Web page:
Jamie Oliver’s original Fifteen has rebranded itself as British under St John-alumnus chef Jon Rotherham, though its not-for-profit ethos – training disadvantaged apprentices in the culinary arts – remains constant. There’s no longer a restaurant/trattoria divide over the two floors (street level and basement) and the menu is now mainly small plates, with a few mains. What hasn’t changed is the approach: fine ingredients, treated without fuss, to be enjoyed.
On a recent visit, good stuff started with breads (carrying a £4 price tag), served with ‘farmhouse butter’ and ‘chicken butter’, the latter a rustic, meaty melding of chicken fat and chicken morsels into the butter. Spare presentation and a retro feel came with devilled egg and smoked anchovy: lovely brown, salty mayonnaise piped into the halved hard-boiled eggs, joined by halved radishes (leaves and all). A summer salad, with many unusual leaves, had a rather salty dressing, while cuttlefish, courgette and herb vinaigrette was a perfect combination. A faultless main course followed: grilled salmon with baby beets and crème fraîche. Fellow diners were tucking into the hallmark roast chicken for two with gusto. To finish, lemon meringue pie packed a vibrantly lemony punch. Great food.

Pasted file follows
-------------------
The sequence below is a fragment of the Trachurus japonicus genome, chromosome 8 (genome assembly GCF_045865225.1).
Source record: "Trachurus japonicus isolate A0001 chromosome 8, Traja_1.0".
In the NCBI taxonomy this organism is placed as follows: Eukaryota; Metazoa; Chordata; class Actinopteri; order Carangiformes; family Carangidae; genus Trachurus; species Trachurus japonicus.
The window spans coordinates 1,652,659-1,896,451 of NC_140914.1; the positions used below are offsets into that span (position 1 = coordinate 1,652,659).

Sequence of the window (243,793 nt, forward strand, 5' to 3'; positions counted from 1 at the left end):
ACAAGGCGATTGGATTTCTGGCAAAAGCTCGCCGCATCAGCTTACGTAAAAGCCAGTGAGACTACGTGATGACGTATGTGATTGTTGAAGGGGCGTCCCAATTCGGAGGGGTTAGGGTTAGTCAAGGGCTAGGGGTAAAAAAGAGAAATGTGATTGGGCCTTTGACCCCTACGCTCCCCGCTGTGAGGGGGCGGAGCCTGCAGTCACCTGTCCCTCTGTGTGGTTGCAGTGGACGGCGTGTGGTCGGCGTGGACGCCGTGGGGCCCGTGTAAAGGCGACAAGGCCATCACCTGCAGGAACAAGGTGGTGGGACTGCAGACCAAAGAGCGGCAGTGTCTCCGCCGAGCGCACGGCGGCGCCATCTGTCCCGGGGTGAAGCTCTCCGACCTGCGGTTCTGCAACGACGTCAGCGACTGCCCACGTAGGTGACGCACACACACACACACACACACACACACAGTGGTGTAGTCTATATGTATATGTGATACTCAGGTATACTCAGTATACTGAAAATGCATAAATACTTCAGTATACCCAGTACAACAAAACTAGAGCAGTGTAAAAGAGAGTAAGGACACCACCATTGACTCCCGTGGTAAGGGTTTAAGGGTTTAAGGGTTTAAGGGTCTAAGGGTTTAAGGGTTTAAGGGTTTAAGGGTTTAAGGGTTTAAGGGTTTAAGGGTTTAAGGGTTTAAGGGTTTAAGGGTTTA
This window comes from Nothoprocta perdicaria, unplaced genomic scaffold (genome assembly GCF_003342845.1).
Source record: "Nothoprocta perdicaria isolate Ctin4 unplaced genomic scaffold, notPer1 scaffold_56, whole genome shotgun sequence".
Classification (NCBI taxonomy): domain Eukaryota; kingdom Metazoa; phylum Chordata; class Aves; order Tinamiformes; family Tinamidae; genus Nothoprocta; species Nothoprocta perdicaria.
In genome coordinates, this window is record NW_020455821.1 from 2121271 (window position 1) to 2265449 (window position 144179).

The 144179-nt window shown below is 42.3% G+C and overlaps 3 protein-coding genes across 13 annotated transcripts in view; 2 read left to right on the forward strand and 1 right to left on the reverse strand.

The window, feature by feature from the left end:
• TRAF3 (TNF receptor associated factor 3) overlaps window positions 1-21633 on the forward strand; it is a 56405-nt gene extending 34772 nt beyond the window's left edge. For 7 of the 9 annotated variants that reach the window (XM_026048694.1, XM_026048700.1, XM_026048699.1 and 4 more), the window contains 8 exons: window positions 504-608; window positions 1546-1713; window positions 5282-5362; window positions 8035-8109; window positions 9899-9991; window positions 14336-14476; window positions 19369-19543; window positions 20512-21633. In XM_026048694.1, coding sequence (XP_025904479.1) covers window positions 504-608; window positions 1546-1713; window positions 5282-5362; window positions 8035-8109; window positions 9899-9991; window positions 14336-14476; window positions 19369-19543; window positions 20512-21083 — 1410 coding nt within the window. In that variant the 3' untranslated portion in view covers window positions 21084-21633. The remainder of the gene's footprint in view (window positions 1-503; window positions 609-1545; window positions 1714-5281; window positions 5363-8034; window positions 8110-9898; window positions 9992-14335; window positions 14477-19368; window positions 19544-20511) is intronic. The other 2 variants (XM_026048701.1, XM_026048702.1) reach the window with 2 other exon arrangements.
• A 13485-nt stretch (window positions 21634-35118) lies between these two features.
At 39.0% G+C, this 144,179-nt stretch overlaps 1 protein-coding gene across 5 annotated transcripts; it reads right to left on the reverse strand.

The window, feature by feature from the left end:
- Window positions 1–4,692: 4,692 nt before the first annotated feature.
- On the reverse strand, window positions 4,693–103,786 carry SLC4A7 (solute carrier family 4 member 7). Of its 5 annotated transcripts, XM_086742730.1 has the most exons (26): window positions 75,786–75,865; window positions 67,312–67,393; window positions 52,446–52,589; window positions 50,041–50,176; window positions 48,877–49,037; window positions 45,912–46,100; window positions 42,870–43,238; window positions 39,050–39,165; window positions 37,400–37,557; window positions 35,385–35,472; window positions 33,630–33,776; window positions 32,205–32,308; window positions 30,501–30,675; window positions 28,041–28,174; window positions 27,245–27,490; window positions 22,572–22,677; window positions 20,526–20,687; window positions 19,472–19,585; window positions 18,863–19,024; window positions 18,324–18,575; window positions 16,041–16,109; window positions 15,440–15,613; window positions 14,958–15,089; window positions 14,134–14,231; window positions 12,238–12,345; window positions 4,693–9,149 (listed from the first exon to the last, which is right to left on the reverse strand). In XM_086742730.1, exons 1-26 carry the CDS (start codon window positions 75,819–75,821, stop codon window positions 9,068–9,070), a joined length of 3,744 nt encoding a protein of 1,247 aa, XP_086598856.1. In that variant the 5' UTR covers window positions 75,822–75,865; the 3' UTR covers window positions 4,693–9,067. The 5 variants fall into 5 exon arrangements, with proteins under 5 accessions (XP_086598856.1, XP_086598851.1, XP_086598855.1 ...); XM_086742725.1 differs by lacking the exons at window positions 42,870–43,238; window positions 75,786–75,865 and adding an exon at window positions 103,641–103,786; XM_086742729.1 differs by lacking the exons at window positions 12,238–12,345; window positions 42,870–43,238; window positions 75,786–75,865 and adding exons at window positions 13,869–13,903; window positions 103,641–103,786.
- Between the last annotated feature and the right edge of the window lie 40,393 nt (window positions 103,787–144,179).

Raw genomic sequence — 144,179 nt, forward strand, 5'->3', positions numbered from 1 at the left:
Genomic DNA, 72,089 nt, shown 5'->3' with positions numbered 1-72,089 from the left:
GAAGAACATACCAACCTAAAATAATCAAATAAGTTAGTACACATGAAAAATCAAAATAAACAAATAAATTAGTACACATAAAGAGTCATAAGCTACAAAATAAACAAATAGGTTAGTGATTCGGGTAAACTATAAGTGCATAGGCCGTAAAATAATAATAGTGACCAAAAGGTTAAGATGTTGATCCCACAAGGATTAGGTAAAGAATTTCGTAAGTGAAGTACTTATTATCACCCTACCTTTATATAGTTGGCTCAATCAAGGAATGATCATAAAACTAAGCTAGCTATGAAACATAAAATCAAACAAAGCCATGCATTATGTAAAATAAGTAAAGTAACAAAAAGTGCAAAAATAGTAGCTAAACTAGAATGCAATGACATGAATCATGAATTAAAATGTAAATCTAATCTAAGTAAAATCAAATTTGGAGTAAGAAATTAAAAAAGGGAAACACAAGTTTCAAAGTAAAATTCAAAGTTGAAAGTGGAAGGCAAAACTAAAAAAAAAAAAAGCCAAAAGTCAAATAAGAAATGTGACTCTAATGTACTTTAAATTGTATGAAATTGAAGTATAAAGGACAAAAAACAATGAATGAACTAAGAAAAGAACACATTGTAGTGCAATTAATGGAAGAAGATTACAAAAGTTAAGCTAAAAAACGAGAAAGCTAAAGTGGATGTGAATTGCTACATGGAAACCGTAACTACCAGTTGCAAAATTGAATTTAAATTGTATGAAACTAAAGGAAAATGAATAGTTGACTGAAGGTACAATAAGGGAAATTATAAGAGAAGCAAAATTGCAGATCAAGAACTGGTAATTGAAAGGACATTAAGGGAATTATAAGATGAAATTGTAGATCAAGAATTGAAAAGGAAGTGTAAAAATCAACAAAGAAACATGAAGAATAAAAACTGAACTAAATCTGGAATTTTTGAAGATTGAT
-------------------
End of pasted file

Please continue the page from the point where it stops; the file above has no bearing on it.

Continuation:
Our only criticism? It was impossible to enter the disabled toilet without one of our party rising from the table.
Fifteen promises to deliver an unforgettable fine dining experience, whether you’re hosting an intimate gathering, or a feast for a hundred people.
The bar at Fifteen, now recognised on London's Gin Map, serves some of the finest gin-based cocktails around, as well as a wide range of craft beers and carefully selected wines. It’s an ideal spot for an evening out with friends, work colleagues and clients.
Set up in 2002, the restaurant prides itself on social enterprise, training apprentices in the kitchen and helping them to further their career in the culinary world.